Sandie:  [chuckles] So recently I was nominated for an award and was under the category of visual art. And then I think in the process of submitting my materials I was like, “You know what, I don’t think I can compete with others in this exclusive category because that’s not really what my work is all about.” So it’s interesting to have these questions or these realizations because I do see myself like, yes, a lot of time my work is about community engagement. But it really depends on my capability at the time and maybe if I have the energy level to work with people who come to, let’s say, community workshops. But maybe for a specific period of time I only have the energy to work like work with one individual. So it’s just like there are so many forms and it just really depends on what’s happening. And sometimes I feel like I am an educator more and sometimes I’m like, yes, I need to put my activist role—like, I need to full front it. But sometimes it’s the artist-scholar. So it’s like a mixture of a lot of things and it’s very much like, yes, because of the nature and the need of our communities, like,  we have to do multiple things at one time. And so my connection with the disability community, I feel like that’s just fine. Like right now I feel like, “No, I know I cannot live without it.” [chuckles]

Like when I adopted my dog about four months ago I—the reason I decided to adopt him was because the previous owner told me that, “Oh yeah, he has alopecia, so he doesn’t have hair and then he has something going on with his spine.” And I am like, “Yes! This is the one!”

Alice:  This is the dog!

Sandie: Yeah. [laughs]

Alice:  That dog is the one for you!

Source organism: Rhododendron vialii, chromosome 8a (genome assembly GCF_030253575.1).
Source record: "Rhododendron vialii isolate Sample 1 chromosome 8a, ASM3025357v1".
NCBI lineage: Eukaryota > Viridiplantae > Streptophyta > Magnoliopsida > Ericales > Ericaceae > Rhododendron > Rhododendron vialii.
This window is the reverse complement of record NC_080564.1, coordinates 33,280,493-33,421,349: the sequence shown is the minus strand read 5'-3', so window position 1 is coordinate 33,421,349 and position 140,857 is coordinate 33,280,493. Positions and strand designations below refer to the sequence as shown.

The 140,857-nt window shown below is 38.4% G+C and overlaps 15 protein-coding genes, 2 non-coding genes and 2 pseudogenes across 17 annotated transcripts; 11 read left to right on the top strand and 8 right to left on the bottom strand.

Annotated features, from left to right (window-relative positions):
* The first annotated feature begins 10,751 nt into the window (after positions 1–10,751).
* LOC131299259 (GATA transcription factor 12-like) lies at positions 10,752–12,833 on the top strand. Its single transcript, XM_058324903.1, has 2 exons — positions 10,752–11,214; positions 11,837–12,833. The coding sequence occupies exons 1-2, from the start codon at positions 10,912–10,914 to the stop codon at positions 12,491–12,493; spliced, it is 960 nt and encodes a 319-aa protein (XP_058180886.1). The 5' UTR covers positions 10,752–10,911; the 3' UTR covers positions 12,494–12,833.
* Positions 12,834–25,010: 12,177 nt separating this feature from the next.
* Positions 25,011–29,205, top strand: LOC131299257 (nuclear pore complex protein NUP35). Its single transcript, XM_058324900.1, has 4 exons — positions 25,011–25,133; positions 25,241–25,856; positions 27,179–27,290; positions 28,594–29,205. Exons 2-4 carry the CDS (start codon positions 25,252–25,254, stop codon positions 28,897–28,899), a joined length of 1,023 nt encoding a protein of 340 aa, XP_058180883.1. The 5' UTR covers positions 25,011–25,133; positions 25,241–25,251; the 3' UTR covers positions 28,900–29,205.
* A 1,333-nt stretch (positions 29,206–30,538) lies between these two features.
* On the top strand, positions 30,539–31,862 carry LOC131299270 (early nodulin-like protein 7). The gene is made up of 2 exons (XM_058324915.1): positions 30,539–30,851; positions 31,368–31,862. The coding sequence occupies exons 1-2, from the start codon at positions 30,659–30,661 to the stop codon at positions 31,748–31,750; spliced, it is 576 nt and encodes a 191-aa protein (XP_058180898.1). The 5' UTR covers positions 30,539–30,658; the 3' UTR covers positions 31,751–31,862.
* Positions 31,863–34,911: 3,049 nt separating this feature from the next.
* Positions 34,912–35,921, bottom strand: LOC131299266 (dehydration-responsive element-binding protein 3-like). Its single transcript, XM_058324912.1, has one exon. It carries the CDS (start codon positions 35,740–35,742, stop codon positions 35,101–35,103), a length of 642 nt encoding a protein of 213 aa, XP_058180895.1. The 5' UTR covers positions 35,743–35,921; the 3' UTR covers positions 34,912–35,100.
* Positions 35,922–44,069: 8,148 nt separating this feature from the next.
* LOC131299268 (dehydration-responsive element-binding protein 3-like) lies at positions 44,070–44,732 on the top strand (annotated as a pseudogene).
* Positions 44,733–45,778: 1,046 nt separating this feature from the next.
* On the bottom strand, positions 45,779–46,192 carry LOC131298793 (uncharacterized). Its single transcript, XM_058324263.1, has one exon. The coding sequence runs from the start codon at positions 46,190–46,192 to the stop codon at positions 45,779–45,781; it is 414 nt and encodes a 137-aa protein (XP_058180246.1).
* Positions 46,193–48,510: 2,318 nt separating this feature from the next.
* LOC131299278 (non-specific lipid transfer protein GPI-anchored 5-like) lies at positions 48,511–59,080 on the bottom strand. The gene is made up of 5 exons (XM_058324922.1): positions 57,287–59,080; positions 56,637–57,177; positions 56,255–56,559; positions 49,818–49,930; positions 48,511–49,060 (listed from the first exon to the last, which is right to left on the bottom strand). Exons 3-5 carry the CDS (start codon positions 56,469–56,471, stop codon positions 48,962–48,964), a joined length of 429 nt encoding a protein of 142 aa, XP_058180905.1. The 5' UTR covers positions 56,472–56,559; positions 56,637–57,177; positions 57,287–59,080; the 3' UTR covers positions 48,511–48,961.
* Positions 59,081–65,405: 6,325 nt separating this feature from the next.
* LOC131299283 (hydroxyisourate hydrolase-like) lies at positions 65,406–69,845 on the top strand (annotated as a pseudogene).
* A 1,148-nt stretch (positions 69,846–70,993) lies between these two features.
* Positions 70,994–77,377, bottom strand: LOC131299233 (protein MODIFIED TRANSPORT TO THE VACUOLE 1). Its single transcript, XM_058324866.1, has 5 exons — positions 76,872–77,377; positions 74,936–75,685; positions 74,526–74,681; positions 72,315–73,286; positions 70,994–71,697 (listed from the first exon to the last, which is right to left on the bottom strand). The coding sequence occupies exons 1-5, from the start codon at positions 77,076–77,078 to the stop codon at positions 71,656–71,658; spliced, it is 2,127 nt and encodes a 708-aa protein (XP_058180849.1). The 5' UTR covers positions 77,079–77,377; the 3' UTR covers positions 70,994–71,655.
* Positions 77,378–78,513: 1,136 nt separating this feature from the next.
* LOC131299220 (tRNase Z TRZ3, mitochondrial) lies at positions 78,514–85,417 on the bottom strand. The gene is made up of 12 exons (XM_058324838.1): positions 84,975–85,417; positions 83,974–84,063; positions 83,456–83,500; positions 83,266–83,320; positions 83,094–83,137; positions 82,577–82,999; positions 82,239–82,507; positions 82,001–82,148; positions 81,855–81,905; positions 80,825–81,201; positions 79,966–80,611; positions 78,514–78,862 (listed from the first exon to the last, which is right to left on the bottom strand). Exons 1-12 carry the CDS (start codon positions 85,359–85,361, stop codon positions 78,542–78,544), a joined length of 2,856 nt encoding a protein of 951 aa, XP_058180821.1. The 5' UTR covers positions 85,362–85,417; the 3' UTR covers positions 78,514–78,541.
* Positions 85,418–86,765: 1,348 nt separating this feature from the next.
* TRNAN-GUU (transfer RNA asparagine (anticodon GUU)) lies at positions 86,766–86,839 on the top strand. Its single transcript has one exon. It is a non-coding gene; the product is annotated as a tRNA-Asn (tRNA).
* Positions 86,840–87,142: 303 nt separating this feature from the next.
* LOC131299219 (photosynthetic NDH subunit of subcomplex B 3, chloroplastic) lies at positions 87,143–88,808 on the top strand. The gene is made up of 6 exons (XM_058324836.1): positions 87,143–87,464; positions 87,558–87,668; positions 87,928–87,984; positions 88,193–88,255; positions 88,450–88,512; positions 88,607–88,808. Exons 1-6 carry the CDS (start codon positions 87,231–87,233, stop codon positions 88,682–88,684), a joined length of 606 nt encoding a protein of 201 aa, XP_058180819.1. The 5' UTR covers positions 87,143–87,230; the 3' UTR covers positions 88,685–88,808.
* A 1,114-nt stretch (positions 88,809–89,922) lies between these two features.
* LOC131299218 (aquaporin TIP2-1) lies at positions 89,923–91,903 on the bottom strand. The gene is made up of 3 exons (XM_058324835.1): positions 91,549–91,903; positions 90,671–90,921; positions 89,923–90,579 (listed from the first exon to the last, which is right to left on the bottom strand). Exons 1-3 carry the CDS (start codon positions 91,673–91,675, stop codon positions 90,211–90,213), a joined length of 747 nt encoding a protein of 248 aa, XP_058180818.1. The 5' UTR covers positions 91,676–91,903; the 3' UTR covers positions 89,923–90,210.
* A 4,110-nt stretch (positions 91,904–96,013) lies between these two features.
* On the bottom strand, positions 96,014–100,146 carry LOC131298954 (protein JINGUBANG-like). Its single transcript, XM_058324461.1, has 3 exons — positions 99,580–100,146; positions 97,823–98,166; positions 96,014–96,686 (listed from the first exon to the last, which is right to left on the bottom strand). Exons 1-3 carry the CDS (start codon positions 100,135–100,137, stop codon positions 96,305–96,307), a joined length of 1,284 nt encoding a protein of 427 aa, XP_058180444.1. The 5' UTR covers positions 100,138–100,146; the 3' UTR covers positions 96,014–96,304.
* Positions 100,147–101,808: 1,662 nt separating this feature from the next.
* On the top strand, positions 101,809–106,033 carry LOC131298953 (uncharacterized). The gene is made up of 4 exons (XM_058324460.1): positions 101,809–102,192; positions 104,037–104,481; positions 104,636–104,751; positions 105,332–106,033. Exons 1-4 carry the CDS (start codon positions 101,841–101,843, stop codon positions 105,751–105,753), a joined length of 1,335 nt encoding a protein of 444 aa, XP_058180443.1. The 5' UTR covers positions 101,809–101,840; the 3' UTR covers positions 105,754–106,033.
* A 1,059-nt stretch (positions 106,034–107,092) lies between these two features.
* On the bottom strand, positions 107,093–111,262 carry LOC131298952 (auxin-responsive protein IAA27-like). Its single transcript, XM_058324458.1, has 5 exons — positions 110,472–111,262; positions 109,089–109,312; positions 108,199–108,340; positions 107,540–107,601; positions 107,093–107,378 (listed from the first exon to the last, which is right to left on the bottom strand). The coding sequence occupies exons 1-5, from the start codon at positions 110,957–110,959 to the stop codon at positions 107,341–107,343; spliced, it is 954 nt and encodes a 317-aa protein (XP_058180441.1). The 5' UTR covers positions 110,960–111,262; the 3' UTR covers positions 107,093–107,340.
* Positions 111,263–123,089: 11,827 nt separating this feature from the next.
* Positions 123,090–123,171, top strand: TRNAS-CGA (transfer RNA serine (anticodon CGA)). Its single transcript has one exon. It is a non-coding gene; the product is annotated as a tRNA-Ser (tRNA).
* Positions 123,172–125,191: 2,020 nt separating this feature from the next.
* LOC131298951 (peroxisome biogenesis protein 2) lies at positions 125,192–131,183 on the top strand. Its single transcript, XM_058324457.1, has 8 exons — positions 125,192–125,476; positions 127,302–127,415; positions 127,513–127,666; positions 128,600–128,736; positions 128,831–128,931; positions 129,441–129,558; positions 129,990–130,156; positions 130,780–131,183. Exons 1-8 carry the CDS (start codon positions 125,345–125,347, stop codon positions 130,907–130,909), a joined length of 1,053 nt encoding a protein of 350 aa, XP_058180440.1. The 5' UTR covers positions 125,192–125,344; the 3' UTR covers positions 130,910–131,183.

Sandie: Yeah. So and I feel like—again, like looking for my own kind this kinship still plays a role in my work and in my personal life. So it’s like I have been creating just, like little prints here and there with the shape of my hand and… I just feel like, “Well, these are not art objects for sale or I’m not running a company or I’m not doing it to get popularity.” I mean, I’m not a commercial-based artist or a designer, so it’s also hard to define or put me into one specific category. But I have to say, like my work is very much about disability culture and more like culture making.

Sandie:  I love your questions and our time talking together.

Alice:  I feel like we could do this forever.



A Taiwanese woman with black shoulder length hair and a grey shirt, side-eyeing a teddy-bear looking Pomeranian who dresses in a grey turtleneck sweater.
A Taiwanese woman with black shoulder length hair and a grey shirt, side-eyeing a teddy-bear looking Pomeranian who dresses in a grey turtleneck sweater.

Chun-Shan (Sandie) Yi 

I make wearable art that addresses bodily and social experiences. Centered on histories and narratives generated within and performed by the body through everyday social interaction, my work aims to facilitate dialogue between the wearers and the viewers of these objects.

 Crip couture focuses on body reconfiguration through mapping the memories and the living experiences of the disabled bodies. medical and surgical intervention. Altering the purpose of conventional prosthetics and orthotics, which aim to create more-or-less standardized body form and function, I blend prosthetics and jewelry to make a range of garments, accessories and footwear. Each wearable item is designed based on an individual’s medical experience, physical position and state of mind. Rather than rejecting the notion of physical alteration, I provide intimate and empathetic bodily adornment, not as a correctional physical aid, but as a tool for remapping and engaging with a new physical terrain, one embodied with personal standards of physical comfort and self-defined ideals of beauty.

As a collection of wearable works, this project explores the impact of ethical and medical decisions made about the body; the boundary between ethics and aesthetics; the idea of the body in flux; and body ownership (reclaiming the body). The objects and their wearers call for a recognition of collective Crip experiences and suggest the possibility for a new genre of wearable art, Disability Fashion.​


Instagram: @cripcouture